he House Homeland Security Committee and the Senate Homeland Security and Government Affairs Committee approved competing bills to change the formula by which antiterrorism grants are distributed to the states. Both bills would provide more first responder funding to states that face the greatest risk of terrorist attacks but differ in the minimum amount of money guaranteed to each state.
Currently each state receives a minimum of 0.75 percent of the total funding offered through the Department of Homeland Security’s State Homeland Security Grant (SHSG) program. These funds are distributed to the states on a formula basis, and 80 percent of the funds must be passed on to local governments. These funds are not designated solely for law enforcement use but can be used to fund a wide range of other public safety agencies.
Critics of the SHSG program have complained that some states such as Wyoming have received more funding per capita than states that are considered bigger terrorist risks, such as New York.
President Bush and House Homeland Security Committee Chairman Christopher Cox (R-California) want to significantly lower the minimum funding levels so that more money can be distributed to states and municipalities based solely on threat and risk levels.
Under the president’s proposed budget, every state would receive 0.25 percent of the total spending. A revised formula would then allocate funds based on the threat of terrorism, which would result in a loss of funds for small states and rural areas.
The House bill (H.R. 1544) was passed by the Homeland Security Committee on April 21. The bill would assign the three main homeland security grants to states based on a risk assessment performed by the Department of Homeland Security. It would guarantee a 0.25 percent state minimum, with some border states getting a higher guaranteed percentage (0.45 percent).
The Senate Homeland Security and Government Affairs passed its version of the legislation (S. 21) on April 20. The bill, which was introduced by Chairman Susan Collins (R-Maine) and Ranking Member Joseph Lieberman (D-Connecticut), would set a higher minimum level of funding for each state.
It would pool the SHSG funding with other first responder grant programs such as the Urban Area Security Initiative (UASI) and the Law Enforcement Terrorism Prevention program, and it would guarantee each state 0.55 percent of this larger total. Increasing the pool of funding negates the effect of the proposed cut in minimum funding from 0.75 percent 0.55 percent.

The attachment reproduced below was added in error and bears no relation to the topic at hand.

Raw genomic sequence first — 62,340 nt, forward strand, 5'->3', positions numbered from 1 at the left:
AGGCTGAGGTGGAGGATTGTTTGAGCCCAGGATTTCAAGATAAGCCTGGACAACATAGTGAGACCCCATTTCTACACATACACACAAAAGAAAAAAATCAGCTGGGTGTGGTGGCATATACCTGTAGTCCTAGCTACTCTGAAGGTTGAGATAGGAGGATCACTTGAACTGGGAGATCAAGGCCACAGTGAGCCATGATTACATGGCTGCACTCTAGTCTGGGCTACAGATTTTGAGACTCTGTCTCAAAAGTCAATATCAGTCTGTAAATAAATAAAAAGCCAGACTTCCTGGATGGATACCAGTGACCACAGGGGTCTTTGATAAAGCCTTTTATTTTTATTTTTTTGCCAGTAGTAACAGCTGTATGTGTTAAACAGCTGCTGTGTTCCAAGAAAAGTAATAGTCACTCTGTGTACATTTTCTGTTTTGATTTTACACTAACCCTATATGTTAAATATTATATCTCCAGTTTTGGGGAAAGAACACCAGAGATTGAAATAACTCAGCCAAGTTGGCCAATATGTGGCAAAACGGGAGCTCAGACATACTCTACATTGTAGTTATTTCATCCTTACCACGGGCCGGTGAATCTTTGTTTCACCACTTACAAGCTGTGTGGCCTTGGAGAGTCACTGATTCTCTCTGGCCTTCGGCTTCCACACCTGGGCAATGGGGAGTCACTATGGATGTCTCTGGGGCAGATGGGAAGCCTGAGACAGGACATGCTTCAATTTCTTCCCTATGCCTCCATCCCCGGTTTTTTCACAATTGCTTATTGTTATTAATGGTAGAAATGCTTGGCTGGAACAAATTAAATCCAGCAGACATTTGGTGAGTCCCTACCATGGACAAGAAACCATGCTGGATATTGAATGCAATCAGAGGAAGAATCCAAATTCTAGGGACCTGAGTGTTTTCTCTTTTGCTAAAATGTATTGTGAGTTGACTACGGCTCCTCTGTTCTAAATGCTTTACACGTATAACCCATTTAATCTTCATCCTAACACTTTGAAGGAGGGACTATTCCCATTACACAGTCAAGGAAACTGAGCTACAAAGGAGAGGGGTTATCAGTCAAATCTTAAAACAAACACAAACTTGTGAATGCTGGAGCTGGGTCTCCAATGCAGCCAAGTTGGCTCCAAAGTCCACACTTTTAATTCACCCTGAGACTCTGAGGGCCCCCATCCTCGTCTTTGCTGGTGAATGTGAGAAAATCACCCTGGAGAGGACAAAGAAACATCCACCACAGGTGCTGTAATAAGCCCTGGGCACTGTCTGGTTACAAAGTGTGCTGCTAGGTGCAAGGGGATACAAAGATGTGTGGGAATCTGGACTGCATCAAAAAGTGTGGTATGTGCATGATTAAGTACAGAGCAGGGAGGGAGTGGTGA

In addition, some states could receive more than that amount, depending on their total population and their population density. After each state received its minimum amount, the rest of the funds would be distributed on a sliding scale based on population and a risk determination made by DHS. No state would receive more than three percent of the total.
Senator Collins is concerned that the president’s proposed formula change would leave out smaller states, where the threat might shift if terrorists perceive them as easier targets.
But critics of the legislation, including committee member Senator Frank Lautenberg (D-New Jersey), argued that the bill would actually reduce the percentage of money awarded based on an area’s risk of a terrorist attack. He cited a Congressional Research Service report that determined that risk-based funding would fall by 19 percent under the Senate bill.
Collins and Lieberman responded to the criticisms by saying that risk-based funding would almost double under their bill, from $885 million to $1.8 billion. This estimate is based on the assumption of more first responder funding than the $2 billion President Bush requested in his fiscal year 2006 budget. The Senate bill would authorize $2.9 billion in first responder funding for both fiscal 2006 and fiscal 2007.
Lawmakers Must Reconcile Immigration Rules in Supplemental Funding Bill
Both the House and the Senate have now passed an $81 billion fiscal 2005 supplemental spending measure that funds military operations in Iraq and Afghanistan. When lawmakers meet to reconcile the two versions of the spending bill, one of the biggest obstacles will be provisions relating to immigration reform contained in the House bill but not in the Senate version.
The House attached provisions of a previously passed bill (H.R. 418) that would tighten driver’s license and identity card requirements and tighten asylum rules.
Specifically, the provisions would establish new, stricter standards for state-issued driver’s license and identification cards and impose new requirements on states to seek proof of applicants’ legal residence before issuing driver’s licenses. If the states do not comply with the new antifraud guidelines, driver’s licenses issued in those states would not be accepted as proof of identity for boarding airplanes, buying guns, or entering federal buildings.
It would require applicants for state-issued identification cards and driver’s licenses to prove, and states to verify, the applicant’s U.S. citizenship or lawful presence. In addition, the bill requires that the expiration date for any license or ID card issued to someone in the country on a temporary visa match the visa’s expiration date.
Currently, 10 states do not require people to prove that they are in the country lawfully to obtain driver’s licenses.
Proponents of the bill argue that it would make it harder for potential terrorists to travel throughout the country and plot attacks. However, some civil liberties groups and other critics say the proposed standards would convert state-issued driver’s licenses into national identification cards and actually lead to more unlicensed and uninsured drivers.
The supplemental is considered must-pass legislation, as the Pentagon has indicated that it needs the funding by early May to continue the military campaigns. ■